A well constructed corporate social responsibility or community investment program tends to work because there is a link with the profit motive and because the company has invested in the success of the outcome of the program. It is in BHP Billiton’s interest to have a better educated second generation workforce and it is in BHP Billiton’s interest to have less absenteeism caused by malaria. … because they are answerable to their shareholders, they do need to show effect for the money they are spending.[120]

6.132           In Mozal, Mozambique, BHP Billiton has an aluminium smelter. It conducted an anti-malaria program in the area which was, ‘a partnership between the Mozambique government, the South African government and the Lesotho government, with private participants like BHP Billiton’.[121] Mr MacLeod noted that the program had resulted in the rates of malaria declining ‘from 74 per cent of the population to 17 per cent.’[122]

6.133           The HIV/AIDS program run by BHP Billiton in its South African operations had resulted in infection rates of 14 to 15 per cent, whereas the demographic infection rate was ‘closer to 25 per cent or higher.’ [123]

Paladin Energy

6.134           The representative from Paladin Energy, Mr Gregory Walker, General Manager, International Affairs, explained to the Committee that his responsibility was oversight of the company’s ‘social responsibility programs in-country and corporate relationship with the host governments.’ He agreed with Oxfam concerning communication between head office and on-site management in Africa:

I think that this is true generally, but also specifically in the case of social responsibility. Paladin recognises this fact and it is part of my accountability within the company to ensure that those linkages exist and that the cultural values we espouse at head office are in fact reflected at the sites.[124]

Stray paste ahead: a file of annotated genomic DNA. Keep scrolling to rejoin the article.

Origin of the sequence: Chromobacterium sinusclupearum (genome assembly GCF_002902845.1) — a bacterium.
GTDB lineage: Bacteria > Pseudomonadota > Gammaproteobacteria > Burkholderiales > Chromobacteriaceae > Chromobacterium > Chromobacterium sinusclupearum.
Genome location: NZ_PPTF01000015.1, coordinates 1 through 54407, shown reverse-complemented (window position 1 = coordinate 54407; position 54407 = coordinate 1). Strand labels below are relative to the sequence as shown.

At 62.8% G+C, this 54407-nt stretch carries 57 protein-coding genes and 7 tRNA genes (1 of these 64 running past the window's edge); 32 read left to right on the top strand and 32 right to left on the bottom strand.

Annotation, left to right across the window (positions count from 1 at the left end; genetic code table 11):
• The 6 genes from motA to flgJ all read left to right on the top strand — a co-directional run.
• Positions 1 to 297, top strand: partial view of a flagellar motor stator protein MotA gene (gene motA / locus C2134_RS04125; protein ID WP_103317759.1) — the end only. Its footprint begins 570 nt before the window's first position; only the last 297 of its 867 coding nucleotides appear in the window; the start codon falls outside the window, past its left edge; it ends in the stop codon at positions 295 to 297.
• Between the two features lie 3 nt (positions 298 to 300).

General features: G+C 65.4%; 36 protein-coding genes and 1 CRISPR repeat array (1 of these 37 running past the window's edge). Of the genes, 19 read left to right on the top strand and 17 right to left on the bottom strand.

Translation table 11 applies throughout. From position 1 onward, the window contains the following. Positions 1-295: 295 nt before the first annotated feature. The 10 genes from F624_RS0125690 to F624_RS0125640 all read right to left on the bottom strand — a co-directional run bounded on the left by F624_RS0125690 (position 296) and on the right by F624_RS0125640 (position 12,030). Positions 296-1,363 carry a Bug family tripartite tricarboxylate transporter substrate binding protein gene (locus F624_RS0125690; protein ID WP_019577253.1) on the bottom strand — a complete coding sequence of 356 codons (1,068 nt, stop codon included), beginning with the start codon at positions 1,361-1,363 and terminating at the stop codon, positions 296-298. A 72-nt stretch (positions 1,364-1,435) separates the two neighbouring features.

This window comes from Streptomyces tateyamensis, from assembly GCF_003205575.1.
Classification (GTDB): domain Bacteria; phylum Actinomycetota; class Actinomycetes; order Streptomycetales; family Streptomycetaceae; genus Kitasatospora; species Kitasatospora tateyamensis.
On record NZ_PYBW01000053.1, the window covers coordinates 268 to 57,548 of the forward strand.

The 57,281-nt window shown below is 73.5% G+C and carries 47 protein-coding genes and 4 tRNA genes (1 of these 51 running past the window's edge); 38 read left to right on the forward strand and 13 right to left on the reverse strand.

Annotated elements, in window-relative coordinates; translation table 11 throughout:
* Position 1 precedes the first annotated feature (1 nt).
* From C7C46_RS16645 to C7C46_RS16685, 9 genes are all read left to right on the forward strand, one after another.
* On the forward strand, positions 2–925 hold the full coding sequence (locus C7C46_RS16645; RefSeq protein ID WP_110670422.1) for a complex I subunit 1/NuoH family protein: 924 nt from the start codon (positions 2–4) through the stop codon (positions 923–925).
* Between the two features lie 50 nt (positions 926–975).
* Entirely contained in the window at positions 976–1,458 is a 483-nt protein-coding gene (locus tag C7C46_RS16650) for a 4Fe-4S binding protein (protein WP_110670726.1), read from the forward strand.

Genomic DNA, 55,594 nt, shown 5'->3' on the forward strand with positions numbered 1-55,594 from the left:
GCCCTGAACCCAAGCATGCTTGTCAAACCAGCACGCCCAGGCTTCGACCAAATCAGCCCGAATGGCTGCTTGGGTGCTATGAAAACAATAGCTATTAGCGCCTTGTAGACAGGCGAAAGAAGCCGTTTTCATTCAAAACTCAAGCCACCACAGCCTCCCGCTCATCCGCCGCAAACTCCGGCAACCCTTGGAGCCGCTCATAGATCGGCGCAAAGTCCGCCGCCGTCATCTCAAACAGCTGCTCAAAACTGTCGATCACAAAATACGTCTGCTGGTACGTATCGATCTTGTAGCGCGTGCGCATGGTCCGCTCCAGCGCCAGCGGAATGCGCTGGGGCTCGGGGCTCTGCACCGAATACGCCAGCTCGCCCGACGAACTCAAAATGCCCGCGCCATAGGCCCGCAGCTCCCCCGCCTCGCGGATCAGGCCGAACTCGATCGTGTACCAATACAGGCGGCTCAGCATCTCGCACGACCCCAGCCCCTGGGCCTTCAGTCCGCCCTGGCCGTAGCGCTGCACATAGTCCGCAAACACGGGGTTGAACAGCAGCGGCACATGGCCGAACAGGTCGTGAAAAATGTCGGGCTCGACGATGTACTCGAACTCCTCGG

6.135           In developing its mine site in Malawi, Paladin Energy had:

…‘established and conduct[ed] a formal process of negotiation and consultation with local traditional authorities and the community as well as the government of Malawi. This is an ongoing regional program which is conducted informally almost on a daily basis and formally on a quarterly basis.[125]

6.136           The environmental impact assessment process had been undertaken by an internationally recognized consulting group and followed requirements in Malawi legislation which were comparable to Australian requirements:

The Kayelekera EIA was subjected to extensive stakeholder review by government agencies, NGOs, the general public and international experts, including the International Atomic Energy Agency. Both the Kayelekera mine and its EIA have been designed to meet not only local regulatory requirements but also international standards and guidelines, such as those stipulated under the Equator Principles.[126]

6.137           Paladin Energy’s performance against its commitments was routinely audited by its banking consortium’s independent technical consultant. [127]

6.138           Paladin Energy described to the Committee the impact of its operations in Malawi:

Prior to investment of in excess of some $200 million in Kayelekera, Malawi had no modern mining industry at all, much to their distress, just a handful of small partisan operations mainly focused on coal and gemstones. It has been estimated that Kayelekera, once it is in full production, will add 10 to 15 per cent to Malawi’s GDP and account for up to 70 per cent of total foreign earnings. … The project has provided a direct employment for some 2250 Malawians during the construction phase and will, long-term, about 500 local people during the operations phase. … the company has spent more than US$10 million on social development projects, most notably in construction of a new water supply project for the northern regional town of Karonga. It utilises Australian filtration technology and guarantees the 40,000 odd residents of Karonga for the first time in almost living memory a clean, reliable, assured source of water which is designed to meet the town’s needs until at least 2025.[128]